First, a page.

It's a struggle to keep video game communities civil when so much of games culture is toxic on its better days. Players should be able to seek out spaces where they can be accepted without fear of discrimination based on gender, sexuality, race, physical and mental ability, class, and more.
But increasingly, it is community managers who are responsible for keeping the peace online—for finding a balance between different kinds of gamers, and pushing harmful behaviour out. With concerns of online abuse and harassment growing, community managers need to step back and reevaluate practices, and it seems like they're starting to finally get how to do that.
The Community Management track was a new addition to this year's Game Developer's Conference (GDC), held at the beginning of March in San Francisco. It kicked off the week of panels with a one-day summit on developing, maintaining, and growing video game communities.
I manage a community of mobile and social gamers and was eager to learn how I could make my community more fun, while also moderating and preventing inappropriate or abusive behaviour at the same time. I expected I'd be chugging coffee to stay awake through buzzword-filled talks. But then something unexpected happened: community managers were proactively addressing toxicity in games spaces head-on.
In a talk titled "Unconventional Wisdom on Creating a Passionate Community," Ubisoft community manager Gabriel Graziani addressed the trials and tribulations that come with managing the massive Assassin's Creed community. It is currently comprised of over 10 million fans on the brand's Facebook page alone. Graziani discussed the hours of hard work the game's fans had done—from creating and editing YouTube Let's Play videos to designing immaculate cosplay—and that Ubisoft had featured on the page.
But soon Graziani's talk turned into what I would later describe to my peers as "stealth activism," where the basic rights and needs of traditionally marginalized groups are given a platform where they would otherwise be ignored.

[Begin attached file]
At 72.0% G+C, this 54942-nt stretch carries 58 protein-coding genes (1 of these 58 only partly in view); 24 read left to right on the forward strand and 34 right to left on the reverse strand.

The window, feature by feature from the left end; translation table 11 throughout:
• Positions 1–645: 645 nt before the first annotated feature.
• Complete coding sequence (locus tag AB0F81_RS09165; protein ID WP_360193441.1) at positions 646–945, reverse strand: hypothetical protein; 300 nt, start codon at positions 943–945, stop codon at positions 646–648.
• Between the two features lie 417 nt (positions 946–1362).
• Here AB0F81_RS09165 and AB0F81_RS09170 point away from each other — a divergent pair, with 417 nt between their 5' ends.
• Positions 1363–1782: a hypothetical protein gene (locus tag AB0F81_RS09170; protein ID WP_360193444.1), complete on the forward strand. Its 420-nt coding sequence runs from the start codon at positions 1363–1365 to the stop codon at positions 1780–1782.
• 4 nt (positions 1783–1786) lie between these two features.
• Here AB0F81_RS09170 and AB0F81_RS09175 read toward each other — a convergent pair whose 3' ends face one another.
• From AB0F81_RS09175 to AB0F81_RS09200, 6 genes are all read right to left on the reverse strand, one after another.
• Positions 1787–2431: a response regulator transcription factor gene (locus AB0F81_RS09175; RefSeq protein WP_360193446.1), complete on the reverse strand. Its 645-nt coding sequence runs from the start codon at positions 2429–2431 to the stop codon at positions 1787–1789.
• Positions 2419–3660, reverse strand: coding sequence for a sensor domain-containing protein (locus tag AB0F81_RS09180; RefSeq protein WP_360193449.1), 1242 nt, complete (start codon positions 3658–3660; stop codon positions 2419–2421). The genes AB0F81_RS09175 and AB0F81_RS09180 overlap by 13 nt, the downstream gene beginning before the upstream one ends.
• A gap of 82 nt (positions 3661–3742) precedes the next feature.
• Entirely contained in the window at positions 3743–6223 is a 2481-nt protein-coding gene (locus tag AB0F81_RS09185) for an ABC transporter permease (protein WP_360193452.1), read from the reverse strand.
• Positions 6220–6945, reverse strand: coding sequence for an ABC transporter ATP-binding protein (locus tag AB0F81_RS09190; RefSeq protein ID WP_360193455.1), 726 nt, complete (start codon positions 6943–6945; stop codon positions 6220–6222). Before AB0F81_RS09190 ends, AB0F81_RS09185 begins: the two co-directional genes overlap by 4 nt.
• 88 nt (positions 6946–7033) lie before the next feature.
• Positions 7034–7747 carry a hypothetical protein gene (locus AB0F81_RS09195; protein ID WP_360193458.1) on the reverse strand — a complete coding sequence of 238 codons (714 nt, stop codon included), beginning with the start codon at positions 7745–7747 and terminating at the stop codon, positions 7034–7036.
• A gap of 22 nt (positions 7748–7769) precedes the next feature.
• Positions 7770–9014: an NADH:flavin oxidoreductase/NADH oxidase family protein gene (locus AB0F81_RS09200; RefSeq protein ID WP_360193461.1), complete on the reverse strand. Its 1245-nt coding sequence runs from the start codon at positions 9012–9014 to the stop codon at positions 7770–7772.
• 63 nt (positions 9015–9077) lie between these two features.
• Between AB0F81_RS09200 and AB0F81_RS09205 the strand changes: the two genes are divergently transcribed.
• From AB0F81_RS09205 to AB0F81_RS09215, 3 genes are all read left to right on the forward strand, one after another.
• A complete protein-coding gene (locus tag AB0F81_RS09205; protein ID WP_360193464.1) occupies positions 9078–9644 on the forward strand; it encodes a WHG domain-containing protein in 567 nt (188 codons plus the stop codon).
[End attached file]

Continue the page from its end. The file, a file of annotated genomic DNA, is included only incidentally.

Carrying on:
Graziani said that paying fans with "exposure" troubled him, and told the story of video creator and YouTube personality Andrien Gbinigie. Gbinigie's Assassin's Creed gameplay videos led to a partnership with the multi-channel gaming and media networkMachinima, and he was later hired to work with Graziani's team.
He also acknowledged that women who submitted photos of themselves dressed in cosplay were at a higher risk of receiving hateful and inappropriate comments from other community members. When professional cosplayer Jessica Nigri teamed up with Ubisoft for regular media appearances dressed as Assassin's Creed characters, Graziani responded by heavily moderating comments on cosplay submissions. It was his way of making sure fans knew that women were needed and respected in online spaces.
He ended the panel with a fantastic statement: "Don't let trolls dominate the narrative, defend your community not to win an argument but to set an example."
Be still, my feminist heart.
During another panel titled "Managing Communities within the Culture Wars," game developers Gordon Walton and Rich Vogel, alongside designer and author Raph Koster, tiptoed around "the controversy that shall not be named"—the infamous hashtag created last summer to harass, doxx, and threaten women developers and critics, causing a disturbing rift in the game industry.
Anonymity and pseudonymity—while crucial for many marginalized groups who are often on the receiving end of online abuse—is also one of the reasons why harassment is so accessible. It's as easy for a developer of sex-positive games to set up a Twitter account as it is for a person who wants to verbally abuse her from across the globe.
Though Twitter attempted to tackle abuse with improvements to its blocking feature in 2014, it has received ongoing criticism of its safety policies since, leading to its CEO Dick Costolo's admission that more must be done. On other social networks such as Reddit, anonymous users form mobs to downvote content they dislike—a common silencing tactic.
As a result, community managers have started to provided private, secure channels where thorough reports can be made if users are being threatened, the panelists said. Another way to prevent users from threatening others, they said, is to incentivize and reward "good behaviour," and use positive language when dealing with "bad behaviour"—rather than calling and singling the offending user or users out.
Thankfully, social media services are taking small steps towards better dealing with and even preventing online abuse too. A week after this year's GDC, Twitter banned doxxing and revenge porn, following the footsteps of Reddit's similar ban. And Facebook's decision not to add a "dislike" feature is a conscious decision to make downvoting attacks less accessible, according to Koster.
But the most difficult part about managing toxic spaces comes down to three words I often cringe at saying: hearing both sides. As an activist, I voice my concerns unabashed when I see people being hurt, and that frequently requires singling abusers out. But as a community manager, I have to work with abusers to deter future harassment or threats, and encourage them to do better.
It's conflicting having to balance knee-jerk banning and productive coaxing. But when looking into these issues "dispassionately"—a term I was glad to hear the panelists say as opposed to "objectively"—clearer solutions can be made to change toxic spaces for the better.
Nevertheless, talks such as these are always bittersweet. No one wants to willingly place themselves in the middle of abuse. But knowing that managers are thinking of ways to end abuse is a step in the right direction. For victims who need online protection most, silence is too often the response.